Hi,

I am designing a 3-phase voltage source using 3x AD9834 chips that are on individual PCB's. They are all individually clocked on their own PCB's using a 1MHz Crystal Oscillator. (So not sharing a clock source)

When looking at the outputs, the frequencies are all exactly 50Hz (In the order of 50.000 accuracy), which is great.

My problem is if I for example, look at two phases together on an oscilloscope, they move away from each other and accumulate a continuously increasing phase error (approximately 0.036 Degrees per second) which is very considerate and a big problem for my application.

Why would this be happening? Are the AD9834 IC's known to have this error? Is it due to them not running off of the same oscillator?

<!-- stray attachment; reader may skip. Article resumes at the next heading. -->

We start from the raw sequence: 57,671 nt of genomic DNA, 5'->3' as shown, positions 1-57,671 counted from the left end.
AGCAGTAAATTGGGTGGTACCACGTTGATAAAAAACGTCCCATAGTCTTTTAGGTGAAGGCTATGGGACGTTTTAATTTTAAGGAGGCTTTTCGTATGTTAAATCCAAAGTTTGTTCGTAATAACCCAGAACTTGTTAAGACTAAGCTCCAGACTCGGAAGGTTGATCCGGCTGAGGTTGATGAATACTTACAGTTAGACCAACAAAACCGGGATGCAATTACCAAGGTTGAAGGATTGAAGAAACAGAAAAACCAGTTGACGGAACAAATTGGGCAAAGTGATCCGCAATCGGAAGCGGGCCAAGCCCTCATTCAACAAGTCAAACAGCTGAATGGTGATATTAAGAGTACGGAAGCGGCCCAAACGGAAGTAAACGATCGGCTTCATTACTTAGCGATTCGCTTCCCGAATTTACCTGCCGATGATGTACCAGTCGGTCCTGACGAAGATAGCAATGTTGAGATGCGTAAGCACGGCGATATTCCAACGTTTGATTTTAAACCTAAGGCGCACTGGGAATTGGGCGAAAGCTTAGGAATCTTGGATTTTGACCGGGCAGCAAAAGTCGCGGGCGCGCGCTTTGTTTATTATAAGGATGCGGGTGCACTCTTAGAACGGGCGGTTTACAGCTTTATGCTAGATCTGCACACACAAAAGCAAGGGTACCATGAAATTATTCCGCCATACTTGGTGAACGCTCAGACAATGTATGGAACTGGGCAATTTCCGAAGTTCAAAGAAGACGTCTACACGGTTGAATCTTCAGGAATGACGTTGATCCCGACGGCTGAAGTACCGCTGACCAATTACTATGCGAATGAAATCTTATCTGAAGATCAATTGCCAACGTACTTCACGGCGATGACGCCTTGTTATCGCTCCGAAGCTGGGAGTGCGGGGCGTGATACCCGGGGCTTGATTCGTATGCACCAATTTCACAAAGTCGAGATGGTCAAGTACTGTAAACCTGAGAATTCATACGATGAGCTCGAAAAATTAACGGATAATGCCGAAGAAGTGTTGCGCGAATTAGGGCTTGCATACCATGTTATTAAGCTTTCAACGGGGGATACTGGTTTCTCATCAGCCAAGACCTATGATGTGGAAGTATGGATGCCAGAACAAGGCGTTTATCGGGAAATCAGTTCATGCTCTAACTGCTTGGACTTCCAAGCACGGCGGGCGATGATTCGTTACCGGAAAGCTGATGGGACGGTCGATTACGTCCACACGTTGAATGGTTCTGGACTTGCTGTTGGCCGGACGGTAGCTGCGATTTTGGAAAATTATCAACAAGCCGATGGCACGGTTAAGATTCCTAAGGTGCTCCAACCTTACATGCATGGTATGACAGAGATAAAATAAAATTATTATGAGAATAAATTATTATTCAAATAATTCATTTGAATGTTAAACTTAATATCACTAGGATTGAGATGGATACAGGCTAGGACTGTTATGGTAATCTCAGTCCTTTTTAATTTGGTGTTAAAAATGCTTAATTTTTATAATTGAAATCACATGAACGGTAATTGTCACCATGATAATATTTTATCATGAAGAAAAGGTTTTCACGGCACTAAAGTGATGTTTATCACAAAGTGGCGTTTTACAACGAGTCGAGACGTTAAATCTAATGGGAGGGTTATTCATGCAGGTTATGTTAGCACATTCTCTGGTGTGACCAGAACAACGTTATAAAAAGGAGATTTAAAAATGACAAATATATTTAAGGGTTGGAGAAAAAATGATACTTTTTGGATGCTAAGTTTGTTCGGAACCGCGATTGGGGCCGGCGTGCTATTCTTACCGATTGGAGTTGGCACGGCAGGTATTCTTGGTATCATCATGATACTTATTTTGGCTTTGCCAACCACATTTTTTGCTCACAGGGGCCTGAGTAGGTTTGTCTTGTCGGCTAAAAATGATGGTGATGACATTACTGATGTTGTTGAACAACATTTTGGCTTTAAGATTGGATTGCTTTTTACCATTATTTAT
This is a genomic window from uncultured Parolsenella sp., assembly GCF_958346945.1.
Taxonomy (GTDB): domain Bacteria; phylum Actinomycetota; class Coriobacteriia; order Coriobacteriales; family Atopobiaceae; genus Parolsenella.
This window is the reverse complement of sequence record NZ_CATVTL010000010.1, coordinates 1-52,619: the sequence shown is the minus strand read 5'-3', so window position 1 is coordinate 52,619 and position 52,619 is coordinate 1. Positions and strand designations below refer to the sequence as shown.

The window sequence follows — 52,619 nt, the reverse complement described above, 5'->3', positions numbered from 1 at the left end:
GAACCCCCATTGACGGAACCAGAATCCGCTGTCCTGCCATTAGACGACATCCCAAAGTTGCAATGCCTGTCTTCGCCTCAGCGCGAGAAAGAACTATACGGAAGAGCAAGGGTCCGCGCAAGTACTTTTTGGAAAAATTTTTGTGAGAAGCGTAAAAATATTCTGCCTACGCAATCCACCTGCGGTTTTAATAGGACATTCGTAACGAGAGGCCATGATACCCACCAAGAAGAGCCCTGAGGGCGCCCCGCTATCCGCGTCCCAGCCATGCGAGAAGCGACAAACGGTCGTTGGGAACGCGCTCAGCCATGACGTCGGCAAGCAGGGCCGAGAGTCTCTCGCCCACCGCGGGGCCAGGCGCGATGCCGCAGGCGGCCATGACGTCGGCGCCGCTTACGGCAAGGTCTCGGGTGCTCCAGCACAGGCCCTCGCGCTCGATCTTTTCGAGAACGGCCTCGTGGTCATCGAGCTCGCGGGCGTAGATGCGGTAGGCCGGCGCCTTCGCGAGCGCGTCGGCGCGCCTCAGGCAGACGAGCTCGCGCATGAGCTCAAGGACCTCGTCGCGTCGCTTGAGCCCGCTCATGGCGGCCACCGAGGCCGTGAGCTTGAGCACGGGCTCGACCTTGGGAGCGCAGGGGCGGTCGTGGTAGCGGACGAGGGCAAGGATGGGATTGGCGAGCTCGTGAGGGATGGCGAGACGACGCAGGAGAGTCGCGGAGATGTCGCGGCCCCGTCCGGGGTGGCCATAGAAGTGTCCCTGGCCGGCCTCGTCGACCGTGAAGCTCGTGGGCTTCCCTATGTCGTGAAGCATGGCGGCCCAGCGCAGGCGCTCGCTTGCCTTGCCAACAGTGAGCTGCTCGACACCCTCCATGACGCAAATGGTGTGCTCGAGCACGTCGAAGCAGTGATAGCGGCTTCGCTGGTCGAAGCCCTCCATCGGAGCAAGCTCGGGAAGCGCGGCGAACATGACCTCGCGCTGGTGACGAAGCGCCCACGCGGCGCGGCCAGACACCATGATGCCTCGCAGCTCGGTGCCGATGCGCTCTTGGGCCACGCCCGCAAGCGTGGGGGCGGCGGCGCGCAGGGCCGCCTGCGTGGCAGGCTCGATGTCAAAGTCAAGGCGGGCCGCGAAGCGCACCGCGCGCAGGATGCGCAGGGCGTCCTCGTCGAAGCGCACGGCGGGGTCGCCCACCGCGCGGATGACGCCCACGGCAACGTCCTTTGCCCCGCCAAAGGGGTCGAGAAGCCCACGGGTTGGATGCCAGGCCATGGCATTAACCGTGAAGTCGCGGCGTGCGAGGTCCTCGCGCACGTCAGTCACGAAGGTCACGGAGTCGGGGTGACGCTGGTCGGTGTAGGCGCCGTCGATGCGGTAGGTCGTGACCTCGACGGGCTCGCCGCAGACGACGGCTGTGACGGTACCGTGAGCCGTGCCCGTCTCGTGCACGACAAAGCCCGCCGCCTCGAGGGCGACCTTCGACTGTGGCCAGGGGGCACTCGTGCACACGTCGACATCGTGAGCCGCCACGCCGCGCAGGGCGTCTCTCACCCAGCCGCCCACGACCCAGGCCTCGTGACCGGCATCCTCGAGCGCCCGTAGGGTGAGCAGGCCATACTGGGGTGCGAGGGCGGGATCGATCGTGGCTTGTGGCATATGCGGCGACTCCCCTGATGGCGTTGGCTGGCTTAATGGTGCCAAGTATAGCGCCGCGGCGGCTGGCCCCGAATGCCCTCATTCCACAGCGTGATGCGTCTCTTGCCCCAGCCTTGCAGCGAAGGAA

I assume it is the AD9834's themselves leading to this problem but I am not sure how to fix it - I will try and run them off the same clock as a last resort but its tricky in my current situation of surface mount accessibility.

Any ideas would be greatly appreciated! Thanks.

Nick - this is almost certainly a result of using different Reference Clock sources. From a black box perspective, you can look at a DDS as a simple frequency divider. Even though it appears the output frequencies are the same to 50.000 Hz, differences smaller than 5 significant digits will sum up over time and look like phase drift. If my calculations are correct, the a 0.036 degree variation translates to 100ppm difference in average frequency on a 1MHz oscillator. Any variation between your oscillator frequencies will result in a frequency variance between your two AD9834's of the same magnitude. In your case, that difference is negligible enough that the frequencies look the same to the MHz level, and are only observable as a slow phase drift.

A product like the AD9959 (4 channel DDS), which is capable of running much faster than you need and will likely be a more expensive approach, would simplify this because all onboard DDS devices are running from the same reference source.